**[0009]**the coefficients of the second order Taylor series of the dynamic phasor input being calculated by least square method; and the raw frequency, the ROCOF (the rate of change of frequency) and their coefficients of the second order Taylor series are obtained, wherein all parameters of the dynamic phasor input are recomputed according to the coefficients of the second order Taylor series; and conducting dynamic compensation for the parameters of the raw phasor measurements, and static compensation for the amplitude; and the accurate dynamic phasor measurements are obtained by the dynamic calibration; and

**the raw dynamic phasor parameters are calibrated**; and, the static compensation to the amplitude of raw dynamic phasor; the accurate dynamic phasor measurements are obtained by the dynamic calibration.

**[0010]**After obtaining the accurate dynamic phasor measurements, the measurement method also includes:

**[0011]**a second low pass digital filter is introduced to eliminate the effect of the harmonic and the white noise to get phasor measurements with higher precision;

**[0012]**the cut-off frequency of the low pass digital filter combined with Discrete Fourier Transform (DFT) is 2.5 Hz; the time window is two rated periods of the dynamic input signal; the calculated frequency of the raw phasor is 400 Hz.

**[0013]**the cut-off frequency of the second low pass digital filter is 2.5 Hz; the time window is 27.5 ms.

**[0014]**From the above technical solution that the invention provides, it can be seen that this measurement method can obtain phasor measurements accurately and rapidly under both static and dynamic conditions. In addition, the precision of the measurement method can achieve an accuracy of one order of magnitude higher than the requirements in the standard.

**DESCRIPTION OF THE DRAWINGS**

**[0015]**To clearly describe this technical solution of this embodiment of invention, there will be a simple introduction for the needed figures in the description of the project case. Obviously, the following described figures are only some project cases of this invention. For the general technical staff in this field, they can also get other figures according to them under without paying any creative work.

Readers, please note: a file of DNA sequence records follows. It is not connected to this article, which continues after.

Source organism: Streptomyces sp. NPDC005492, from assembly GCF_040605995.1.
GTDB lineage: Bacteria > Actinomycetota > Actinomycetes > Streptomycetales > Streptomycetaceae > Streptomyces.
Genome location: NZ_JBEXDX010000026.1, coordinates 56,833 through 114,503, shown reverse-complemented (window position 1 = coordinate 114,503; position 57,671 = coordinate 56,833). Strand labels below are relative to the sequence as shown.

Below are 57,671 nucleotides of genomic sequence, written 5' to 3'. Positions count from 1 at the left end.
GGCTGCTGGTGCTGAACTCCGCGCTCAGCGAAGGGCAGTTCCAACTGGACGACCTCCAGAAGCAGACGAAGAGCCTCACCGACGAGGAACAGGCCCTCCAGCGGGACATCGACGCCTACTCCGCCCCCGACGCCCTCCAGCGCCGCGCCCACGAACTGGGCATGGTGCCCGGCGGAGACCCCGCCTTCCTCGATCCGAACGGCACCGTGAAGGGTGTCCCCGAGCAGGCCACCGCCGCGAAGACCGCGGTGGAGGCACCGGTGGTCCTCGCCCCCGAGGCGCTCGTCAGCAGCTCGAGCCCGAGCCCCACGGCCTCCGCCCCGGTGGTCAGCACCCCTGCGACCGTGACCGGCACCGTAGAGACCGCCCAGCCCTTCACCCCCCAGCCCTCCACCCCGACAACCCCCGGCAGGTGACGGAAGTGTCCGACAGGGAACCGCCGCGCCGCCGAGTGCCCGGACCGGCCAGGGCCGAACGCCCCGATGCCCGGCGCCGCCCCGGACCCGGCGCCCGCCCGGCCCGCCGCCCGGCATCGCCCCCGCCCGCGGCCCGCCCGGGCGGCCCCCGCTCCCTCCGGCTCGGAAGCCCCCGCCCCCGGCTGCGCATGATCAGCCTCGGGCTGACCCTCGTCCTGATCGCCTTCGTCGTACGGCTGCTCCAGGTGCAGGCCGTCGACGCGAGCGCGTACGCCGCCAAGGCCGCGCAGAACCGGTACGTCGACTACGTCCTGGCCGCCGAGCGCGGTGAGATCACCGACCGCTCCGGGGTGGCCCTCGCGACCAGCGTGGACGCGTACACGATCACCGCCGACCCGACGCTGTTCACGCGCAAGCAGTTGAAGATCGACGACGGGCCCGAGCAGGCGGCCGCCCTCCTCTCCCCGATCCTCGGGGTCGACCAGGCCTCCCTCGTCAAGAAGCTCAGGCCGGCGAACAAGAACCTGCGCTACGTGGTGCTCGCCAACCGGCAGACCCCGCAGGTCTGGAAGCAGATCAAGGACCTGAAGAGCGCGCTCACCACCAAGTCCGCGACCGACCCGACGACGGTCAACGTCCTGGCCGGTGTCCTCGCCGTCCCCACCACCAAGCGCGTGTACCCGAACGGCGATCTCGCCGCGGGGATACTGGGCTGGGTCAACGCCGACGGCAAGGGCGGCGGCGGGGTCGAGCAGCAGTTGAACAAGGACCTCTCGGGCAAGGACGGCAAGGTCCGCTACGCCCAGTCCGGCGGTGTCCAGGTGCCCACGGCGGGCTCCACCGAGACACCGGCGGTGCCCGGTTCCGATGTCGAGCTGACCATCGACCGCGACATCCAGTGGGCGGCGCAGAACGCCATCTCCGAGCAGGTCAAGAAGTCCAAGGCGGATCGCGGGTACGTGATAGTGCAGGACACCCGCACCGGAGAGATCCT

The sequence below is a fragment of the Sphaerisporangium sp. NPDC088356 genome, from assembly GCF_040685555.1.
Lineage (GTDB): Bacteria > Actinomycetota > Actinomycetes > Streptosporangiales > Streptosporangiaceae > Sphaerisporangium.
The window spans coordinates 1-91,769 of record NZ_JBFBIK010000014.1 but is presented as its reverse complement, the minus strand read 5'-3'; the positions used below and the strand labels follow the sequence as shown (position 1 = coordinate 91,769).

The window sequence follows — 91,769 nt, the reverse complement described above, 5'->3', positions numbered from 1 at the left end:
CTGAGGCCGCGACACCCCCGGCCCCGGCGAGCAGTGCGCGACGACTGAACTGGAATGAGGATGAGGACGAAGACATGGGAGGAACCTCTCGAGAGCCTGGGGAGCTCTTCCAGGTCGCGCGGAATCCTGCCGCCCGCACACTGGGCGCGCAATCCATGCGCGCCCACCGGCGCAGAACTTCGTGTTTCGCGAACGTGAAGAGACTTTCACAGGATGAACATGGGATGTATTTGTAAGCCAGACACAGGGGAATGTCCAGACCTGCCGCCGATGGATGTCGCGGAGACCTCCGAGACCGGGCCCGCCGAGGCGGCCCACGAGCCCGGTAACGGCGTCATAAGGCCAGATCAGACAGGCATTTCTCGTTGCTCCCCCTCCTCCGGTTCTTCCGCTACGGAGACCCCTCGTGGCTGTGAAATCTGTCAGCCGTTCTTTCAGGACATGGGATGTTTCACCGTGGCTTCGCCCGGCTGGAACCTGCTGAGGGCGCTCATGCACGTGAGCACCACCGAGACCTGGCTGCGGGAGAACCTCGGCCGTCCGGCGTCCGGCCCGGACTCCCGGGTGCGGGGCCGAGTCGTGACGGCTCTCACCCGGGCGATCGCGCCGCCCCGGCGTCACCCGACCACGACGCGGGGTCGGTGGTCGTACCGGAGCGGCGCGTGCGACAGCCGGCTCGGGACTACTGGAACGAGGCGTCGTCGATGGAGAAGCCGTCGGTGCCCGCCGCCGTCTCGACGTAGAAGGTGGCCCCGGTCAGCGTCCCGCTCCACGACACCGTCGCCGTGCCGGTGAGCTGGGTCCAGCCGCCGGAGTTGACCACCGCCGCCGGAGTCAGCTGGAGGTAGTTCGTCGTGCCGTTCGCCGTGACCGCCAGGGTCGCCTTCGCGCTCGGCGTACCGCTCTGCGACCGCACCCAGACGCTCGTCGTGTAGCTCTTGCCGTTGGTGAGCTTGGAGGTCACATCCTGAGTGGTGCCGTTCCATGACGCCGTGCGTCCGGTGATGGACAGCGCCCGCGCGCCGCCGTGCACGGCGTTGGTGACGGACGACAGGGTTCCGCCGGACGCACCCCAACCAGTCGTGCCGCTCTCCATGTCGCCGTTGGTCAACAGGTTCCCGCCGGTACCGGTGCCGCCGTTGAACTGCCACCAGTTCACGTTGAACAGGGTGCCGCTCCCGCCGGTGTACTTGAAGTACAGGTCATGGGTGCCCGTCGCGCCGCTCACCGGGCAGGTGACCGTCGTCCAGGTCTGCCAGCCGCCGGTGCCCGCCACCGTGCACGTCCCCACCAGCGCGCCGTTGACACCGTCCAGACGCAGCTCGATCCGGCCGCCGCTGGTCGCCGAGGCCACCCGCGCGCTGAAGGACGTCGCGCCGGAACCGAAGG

**[0016]**FIG. 1 is a flow diagram of the synchrophasor measurement method applying to P class Phasor Measurement Unit (PMU) enumerated by the embodiment of the invention;

**[0017]**FIG. 2 shows a relationship of amplitude measuring errors and frequencies enumerated by the embodiment of the invention;

**[0018]**FIG. 3 shows a maximum TVE (total vector error) under different fundamental frequencies in the simulation of the frequency scan test enumerated by the embodiment of the invention;

**[0019]**FIG. 4 shows a maximum frequency and rate of change of frequency (ROCOF) errors under different fundamental frequencies in the simulation of the frequency scan test enumerated by the embodiment of the invention;

**[0020]**FIG. 5 shows a maximum TVE (total vector error) under different modulation frequencies and in the simulation of the modulation test enumerated by the embodiment of the invention;

**[0021]**FIG. 6 shows maximum frequency errors under different modulation frequencies in the simulation of the modulation test enumerated the embodiment of the invention;

**[0022]**FIG. 7 shows maximum ROCOF errors under different modulation frequencies in the simulation of the modulation test enumerated the embodiment of the invention.

**DETAILED DESCRIPTION OF EMBODIMENTS OF THE INVENTION**

**[0023]**The examples and the referenced drawings in this detailed description are merely exemplary, and should not be used to limit the scope of the claims in any claim construction or interpretation.

**[0024]**The embodiment of the invention is further described in detail with the figures. FIG. 1 is a flow diagram of the synchrophasor measurement method applying to P class Phasor Measurement Unit (PMU) enumerated by an embodiment of the invention. The method comprises: